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Jane Enkin Previews Outdoors- Winnipeg International Jewish Film Festival-Friday May 31 at 5 p.m.

by Jane Enkin, May 23, 2019



warning: there are two somewhat graphic sex scenes in the film


The first views of the setting of this lovely, wistful film, Outdoors, are of an isolated hilltop, bare ground and grass, a few trees, and a view of rolling hills down into a deep green valley. Yaara (Noa Koler, the radiant star of The Wedding Plan) and Gili (Udi Razzin), a couple from Tel Aviv, are there to finish planning the home that will be built for them.

Eventually we learn that the new home is not totally isolated – it's within a small community. Yaara has a connection to the place – she grew up nearby and went to school with some of the people who will be her neighbours. She is reminded of her parents, who left her the inheritance that will allow her to build the house.

The house is the centre of the film and takes up most of the couple's energy. Gili is a playwright; Yaara answers the question “What are you doing now?” with, “Mostly, I'm building a house.” Each of them, separately and together, drives up from Tel Aviv to supervise the construction. In one lovely scene, they invite friends from Tel Aviv for a party in the half-finished house.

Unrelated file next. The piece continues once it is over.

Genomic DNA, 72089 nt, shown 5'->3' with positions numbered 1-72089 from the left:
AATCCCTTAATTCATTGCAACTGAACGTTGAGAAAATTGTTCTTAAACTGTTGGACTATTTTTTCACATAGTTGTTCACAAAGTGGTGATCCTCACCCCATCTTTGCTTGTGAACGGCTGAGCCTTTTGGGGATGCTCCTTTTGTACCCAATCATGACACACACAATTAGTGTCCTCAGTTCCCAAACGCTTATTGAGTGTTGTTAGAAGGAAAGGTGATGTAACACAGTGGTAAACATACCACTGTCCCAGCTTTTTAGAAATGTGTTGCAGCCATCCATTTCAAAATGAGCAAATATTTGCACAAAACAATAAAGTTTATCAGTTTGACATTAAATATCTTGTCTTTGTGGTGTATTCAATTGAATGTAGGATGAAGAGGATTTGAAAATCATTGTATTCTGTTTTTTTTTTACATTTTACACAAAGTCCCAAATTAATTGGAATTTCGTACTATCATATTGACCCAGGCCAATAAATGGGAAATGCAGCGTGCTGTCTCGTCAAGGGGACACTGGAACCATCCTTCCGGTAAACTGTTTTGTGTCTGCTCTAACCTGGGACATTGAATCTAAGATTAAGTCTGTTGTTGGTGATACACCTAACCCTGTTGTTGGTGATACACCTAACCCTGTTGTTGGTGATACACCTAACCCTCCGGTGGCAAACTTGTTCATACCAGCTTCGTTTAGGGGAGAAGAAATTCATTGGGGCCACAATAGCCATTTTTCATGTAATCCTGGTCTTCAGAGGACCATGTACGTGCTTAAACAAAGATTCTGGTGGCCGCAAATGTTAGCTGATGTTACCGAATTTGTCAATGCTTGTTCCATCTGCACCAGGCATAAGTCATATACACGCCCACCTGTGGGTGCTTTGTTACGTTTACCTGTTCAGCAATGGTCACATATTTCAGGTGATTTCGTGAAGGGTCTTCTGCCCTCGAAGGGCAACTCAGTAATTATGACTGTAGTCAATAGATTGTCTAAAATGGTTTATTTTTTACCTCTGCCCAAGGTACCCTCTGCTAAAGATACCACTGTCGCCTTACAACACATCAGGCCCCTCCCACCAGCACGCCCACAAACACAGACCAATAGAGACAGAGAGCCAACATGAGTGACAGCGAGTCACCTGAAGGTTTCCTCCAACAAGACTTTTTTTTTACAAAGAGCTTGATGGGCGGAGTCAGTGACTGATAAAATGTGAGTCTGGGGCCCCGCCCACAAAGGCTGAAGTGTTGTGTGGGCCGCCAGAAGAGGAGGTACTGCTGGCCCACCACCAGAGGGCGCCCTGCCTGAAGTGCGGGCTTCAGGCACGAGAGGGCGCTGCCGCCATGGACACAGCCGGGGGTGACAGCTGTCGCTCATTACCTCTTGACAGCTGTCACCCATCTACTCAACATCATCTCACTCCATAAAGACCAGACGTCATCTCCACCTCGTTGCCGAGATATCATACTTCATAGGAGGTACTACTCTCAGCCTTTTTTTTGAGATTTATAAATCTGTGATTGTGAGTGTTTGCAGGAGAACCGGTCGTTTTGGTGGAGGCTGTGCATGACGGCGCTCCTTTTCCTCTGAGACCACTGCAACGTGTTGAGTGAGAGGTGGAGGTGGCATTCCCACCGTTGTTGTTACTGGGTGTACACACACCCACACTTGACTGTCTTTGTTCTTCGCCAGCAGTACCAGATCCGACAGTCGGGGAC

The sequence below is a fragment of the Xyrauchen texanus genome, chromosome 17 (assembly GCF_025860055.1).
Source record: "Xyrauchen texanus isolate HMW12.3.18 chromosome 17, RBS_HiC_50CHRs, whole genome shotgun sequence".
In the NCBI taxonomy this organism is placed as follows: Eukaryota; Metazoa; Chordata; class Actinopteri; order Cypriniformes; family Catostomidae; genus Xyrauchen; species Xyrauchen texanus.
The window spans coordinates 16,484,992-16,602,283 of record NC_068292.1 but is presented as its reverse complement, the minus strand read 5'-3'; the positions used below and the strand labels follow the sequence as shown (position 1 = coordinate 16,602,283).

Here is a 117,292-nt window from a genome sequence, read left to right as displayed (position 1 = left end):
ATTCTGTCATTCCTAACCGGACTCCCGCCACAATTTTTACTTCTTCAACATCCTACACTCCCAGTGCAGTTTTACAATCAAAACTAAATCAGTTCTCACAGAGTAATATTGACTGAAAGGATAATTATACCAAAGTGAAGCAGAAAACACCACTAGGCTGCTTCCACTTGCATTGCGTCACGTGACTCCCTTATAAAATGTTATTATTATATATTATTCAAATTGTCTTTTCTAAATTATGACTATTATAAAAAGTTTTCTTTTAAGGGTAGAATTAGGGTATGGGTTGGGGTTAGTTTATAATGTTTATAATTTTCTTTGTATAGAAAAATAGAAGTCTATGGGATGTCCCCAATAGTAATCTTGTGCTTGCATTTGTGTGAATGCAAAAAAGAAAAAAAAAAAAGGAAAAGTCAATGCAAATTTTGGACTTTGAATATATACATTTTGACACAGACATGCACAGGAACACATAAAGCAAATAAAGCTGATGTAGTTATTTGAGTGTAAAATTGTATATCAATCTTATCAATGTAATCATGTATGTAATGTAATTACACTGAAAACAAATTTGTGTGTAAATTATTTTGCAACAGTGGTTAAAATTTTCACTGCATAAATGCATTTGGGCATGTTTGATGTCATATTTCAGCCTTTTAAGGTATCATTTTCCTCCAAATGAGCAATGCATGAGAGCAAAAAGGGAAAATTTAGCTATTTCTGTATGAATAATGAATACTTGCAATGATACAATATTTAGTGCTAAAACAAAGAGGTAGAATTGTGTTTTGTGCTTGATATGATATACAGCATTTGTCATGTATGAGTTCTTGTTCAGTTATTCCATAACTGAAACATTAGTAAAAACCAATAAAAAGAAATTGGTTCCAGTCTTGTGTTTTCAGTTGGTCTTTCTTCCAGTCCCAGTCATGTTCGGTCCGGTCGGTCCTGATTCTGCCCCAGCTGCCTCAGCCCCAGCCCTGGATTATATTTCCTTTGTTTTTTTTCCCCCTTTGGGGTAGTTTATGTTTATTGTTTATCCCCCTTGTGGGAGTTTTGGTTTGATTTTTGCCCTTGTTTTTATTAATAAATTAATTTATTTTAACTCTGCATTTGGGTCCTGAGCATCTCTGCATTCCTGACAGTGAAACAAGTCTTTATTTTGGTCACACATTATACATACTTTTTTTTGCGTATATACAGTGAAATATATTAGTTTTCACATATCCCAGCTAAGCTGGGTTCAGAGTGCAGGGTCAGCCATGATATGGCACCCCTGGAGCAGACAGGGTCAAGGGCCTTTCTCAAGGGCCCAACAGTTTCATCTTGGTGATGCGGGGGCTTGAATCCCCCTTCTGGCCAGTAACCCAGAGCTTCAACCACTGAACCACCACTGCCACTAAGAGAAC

The usual tension arises around something as stressful as home construction, but mostly the two are affectionate and supportive. It's refreshing to see a portrait of the complex love story of a long-established couple. Neither actor has the look of a glamorous movie star; they move the audience with open, deeply felt emotion.










Deceptively simple, the film stayed with me in a satisfying way. Only after the film was over did I appreciate the understated generosity of Yaara and Gili.


The narrative unfolds gently – the visual style of Outdoors provides the real drama. There are interesting details in the camera angle and focus. At one point, when the couple is arguing about whether to change the plan of the house, the camera alternates sharp focus on one and soft focus on the other. There are many beautifully framed scenes of workers, their faces turned away from the camera, as they build structures, pour concrete, and so on. The result is like excellent architectural photography.


Writer and director Asaf Saban has created a visually exciting, delicately moving work.







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Rhonda Spivak, Editor

Publisher: Spivak's Jewish Review Ltd.

Opinions expressed in letters to the editor or articles by contributing writers are not necessarily endorsed by Winnipeg Jewish Review.